July 9, 2013 in City

Firefighter John Knighten honored for life spent in service

By The Spokesman-Review
 
Picture story: Public memorial for Spokane firefighter John Knighten
Colin Mulvany photoBuy this photo

Before a public memorial at the Spokane Convention Center, a Spokane Fire Department honor guard prepares to remove the casket of firefighter John Knighten from a Station 4 fire truck Monday. Knighten, 45, died June 30 after a three-year battle with cancer.
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John Knighten’s public service started long before he was a Marine or a firefighter.

According to his youngest brother, Phil Knighten, it started when they were kids – when Phil was being bullied, and John chased the bully down the street.

When Phil got trapped under a motorcycle at age 12, and John, with a broken shoulder, pulled the bike off his younger brother.

When the 12 Knighten siblings lost their father, and John became a mentor for Phil, the youngest of the dozen kids.

John Knighten, 45, was honored for each facet of his lifelong service on Monday.

The 19-year veteran of the Spokane Fire Department died June 30 after a three-year battle with multiple myeloma. The blood cancer is one of several the state identifies as a disease presumed to be caused by firefighting and inhaled carcinogens. Because of that, his death is considered to have occurred in the line of duty.

About a thousand people – hundreds of them firefighters from across the region – attended his funeral at the Spokane Convention Center on Monday.

With uniformed personnel lining the streets to salute, dozens of emergency vehicles followed a fire truck carrying Knighten’s casket in a procession from the convention center to the Washington State Veterans Cemetery in Medical Lake.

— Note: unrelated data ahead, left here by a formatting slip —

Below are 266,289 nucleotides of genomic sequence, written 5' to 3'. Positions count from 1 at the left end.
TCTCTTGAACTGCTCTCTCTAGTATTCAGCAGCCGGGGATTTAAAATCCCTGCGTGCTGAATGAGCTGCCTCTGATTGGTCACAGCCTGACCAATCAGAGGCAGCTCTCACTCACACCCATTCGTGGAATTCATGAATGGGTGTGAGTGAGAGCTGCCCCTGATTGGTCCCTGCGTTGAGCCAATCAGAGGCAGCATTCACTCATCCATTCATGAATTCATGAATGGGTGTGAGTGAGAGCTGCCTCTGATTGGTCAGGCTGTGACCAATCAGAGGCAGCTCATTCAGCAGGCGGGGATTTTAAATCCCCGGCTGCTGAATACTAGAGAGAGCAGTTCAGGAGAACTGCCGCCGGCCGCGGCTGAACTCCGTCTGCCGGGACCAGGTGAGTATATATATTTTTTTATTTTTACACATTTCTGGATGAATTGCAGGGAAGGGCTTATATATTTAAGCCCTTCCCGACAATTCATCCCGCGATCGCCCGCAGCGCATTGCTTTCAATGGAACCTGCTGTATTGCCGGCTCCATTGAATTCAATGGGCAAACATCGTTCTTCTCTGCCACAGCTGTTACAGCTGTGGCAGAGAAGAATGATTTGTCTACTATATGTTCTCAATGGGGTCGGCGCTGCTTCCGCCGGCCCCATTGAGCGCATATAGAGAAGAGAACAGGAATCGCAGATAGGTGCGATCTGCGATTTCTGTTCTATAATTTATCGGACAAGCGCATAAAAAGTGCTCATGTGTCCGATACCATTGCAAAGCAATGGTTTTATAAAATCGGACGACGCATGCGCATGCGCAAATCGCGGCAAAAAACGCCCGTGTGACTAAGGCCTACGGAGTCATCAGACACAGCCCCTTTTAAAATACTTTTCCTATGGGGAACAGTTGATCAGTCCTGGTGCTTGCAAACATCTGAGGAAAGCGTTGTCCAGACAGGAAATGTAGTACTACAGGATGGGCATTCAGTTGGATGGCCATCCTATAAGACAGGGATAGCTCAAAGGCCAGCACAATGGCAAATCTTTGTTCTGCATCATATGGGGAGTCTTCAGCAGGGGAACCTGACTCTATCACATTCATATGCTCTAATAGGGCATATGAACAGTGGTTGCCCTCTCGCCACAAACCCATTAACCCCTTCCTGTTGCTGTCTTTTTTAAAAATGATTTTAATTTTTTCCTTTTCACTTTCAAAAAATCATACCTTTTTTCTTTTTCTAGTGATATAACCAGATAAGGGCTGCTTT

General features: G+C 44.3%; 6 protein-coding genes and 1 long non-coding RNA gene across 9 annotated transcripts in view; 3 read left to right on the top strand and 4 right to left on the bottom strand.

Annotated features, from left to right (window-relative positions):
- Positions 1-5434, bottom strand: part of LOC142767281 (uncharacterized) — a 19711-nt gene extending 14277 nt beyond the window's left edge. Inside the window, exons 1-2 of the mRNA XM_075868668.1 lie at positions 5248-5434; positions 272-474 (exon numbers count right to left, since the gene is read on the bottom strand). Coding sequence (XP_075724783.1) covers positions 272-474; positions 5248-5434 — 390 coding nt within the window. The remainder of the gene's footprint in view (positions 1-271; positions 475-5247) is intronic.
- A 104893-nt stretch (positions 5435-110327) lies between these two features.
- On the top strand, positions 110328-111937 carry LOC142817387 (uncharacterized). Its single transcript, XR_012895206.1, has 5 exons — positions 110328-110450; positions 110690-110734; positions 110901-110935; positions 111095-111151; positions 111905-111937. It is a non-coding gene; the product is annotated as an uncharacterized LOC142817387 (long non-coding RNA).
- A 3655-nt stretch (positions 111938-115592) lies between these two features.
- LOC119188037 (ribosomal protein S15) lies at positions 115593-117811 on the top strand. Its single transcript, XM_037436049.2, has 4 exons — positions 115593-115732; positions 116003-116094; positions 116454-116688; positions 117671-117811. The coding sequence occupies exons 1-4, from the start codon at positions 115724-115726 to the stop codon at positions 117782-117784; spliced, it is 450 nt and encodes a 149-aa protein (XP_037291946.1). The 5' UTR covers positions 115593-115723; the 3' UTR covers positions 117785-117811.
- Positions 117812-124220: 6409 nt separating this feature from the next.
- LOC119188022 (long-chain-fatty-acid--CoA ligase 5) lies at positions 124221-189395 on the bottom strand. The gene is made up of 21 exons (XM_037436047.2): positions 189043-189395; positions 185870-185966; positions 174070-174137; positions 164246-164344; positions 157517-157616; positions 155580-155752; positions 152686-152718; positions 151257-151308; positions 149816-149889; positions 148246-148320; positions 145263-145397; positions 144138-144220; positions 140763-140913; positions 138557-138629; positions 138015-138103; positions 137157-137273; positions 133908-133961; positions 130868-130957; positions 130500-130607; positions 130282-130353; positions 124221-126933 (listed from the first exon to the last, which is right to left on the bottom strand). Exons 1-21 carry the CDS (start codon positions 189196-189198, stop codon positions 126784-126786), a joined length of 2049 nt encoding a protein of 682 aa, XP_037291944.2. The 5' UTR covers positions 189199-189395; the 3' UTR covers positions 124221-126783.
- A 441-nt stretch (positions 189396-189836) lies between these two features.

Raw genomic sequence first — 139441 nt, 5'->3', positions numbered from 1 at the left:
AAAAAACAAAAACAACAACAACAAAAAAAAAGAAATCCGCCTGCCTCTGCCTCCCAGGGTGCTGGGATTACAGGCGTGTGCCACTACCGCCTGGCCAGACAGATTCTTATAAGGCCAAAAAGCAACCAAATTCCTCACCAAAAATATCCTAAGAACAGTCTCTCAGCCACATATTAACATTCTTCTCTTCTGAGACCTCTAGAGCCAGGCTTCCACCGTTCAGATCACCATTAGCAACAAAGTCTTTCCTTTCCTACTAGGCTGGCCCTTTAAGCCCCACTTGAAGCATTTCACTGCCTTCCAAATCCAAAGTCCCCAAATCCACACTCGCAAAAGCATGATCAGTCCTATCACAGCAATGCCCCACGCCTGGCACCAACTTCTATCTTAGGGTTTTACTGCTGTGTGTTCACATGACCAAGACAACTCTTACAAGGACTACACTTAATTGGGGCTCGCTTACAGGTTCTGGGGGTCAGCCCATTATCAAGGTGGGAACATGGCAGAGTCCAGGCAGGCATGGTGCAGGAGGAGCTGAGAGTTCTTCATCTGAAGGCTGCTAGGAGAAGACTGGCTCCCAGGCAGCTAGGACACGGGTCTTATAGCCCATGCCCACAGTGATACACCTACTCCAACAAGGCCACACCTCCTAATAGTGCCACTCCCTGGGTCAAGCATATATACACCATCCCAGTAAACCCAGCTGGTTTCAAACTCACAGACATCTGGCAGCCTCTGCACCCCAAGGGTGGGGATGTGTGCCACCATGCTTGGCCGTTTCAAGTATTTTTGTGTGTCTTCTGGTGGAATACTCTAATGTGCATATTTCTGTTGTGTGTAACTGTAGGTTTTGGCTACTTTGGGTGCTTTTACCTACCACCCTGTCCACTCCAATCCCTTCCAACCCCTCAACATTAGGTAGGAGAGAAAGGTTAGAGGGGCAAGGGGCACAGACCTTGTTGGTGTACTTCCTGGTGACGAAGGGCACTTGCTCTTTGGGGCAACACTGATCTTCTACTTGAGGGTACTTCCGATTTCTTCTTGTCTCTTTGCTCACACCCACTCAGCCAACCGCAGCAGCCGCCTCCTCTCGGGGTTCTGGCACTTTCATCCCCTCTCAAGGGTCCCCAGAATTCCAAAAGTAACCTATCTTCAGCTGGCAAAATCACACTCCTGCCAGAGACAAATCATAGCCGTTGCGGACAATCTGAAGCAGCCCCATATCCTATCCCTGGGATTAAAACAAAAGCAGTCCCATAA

Spokane Fire Chaplain Bob Smith called the outpouring of support one of the largest he’s ever seen.

He read a statement from Knighten’s widow, Shawna Knighten, thanking the community for their support throughout the last three years. She and Knighten have three daughters, ages 13, 11 and 6.

During the last three years, Shawna Knighten kept a public Facebook page with updates on her husband’s battle. It garnered thousands of followers and, in the last days of Knighten’s life, hundreds of comments per day.

“You cannot imagine the impact your words have made in our times of struggle,” Shawna Knighten said.

Phil Knighten called his sibling a “brother to thousands” as both a firefighter and a Marine. He was captain of their high school wrestling team and a catcher for the baseball team.

He spent most of his career working at Station 4 in Browne’s Addition, but also worked out of Station 2. He served on several special assignments including the Water Rescue Team, Technical Rescue Team and Wildland Firefighting Task Force. He was awarded the Spokane Fire Department’s Purple Heart last month.

Spokane Fire Chief Bobby Williams called Knighten one of “the most courageous and inspirational” firefighters the department has had.

His dedication showed through the day before his wedding, when he got called in to work a shift during his and Shawna’s rehearsal ceremony. Williams said Knighten ran into the church for 10 minutes in full gear with a ladder truck and crew waiting for him in the parking lot.

“John loved the fire department,” Williams said, noting the first question Knighten asked his oncologist was, “When can I get back to work?”

Williams presented Shawna Knighten with her husband’s helmet and an American flag. Each of their daughters received fire department coins. Several video slideshows depicted Knighten as a Marine, firefighter, husband and father.

At the end of the ceremony, a voice rang out through the auditorium and through every police scanner in range.

“Station 4 to John Knighten,” the dispatcher said. “This is your last call.”

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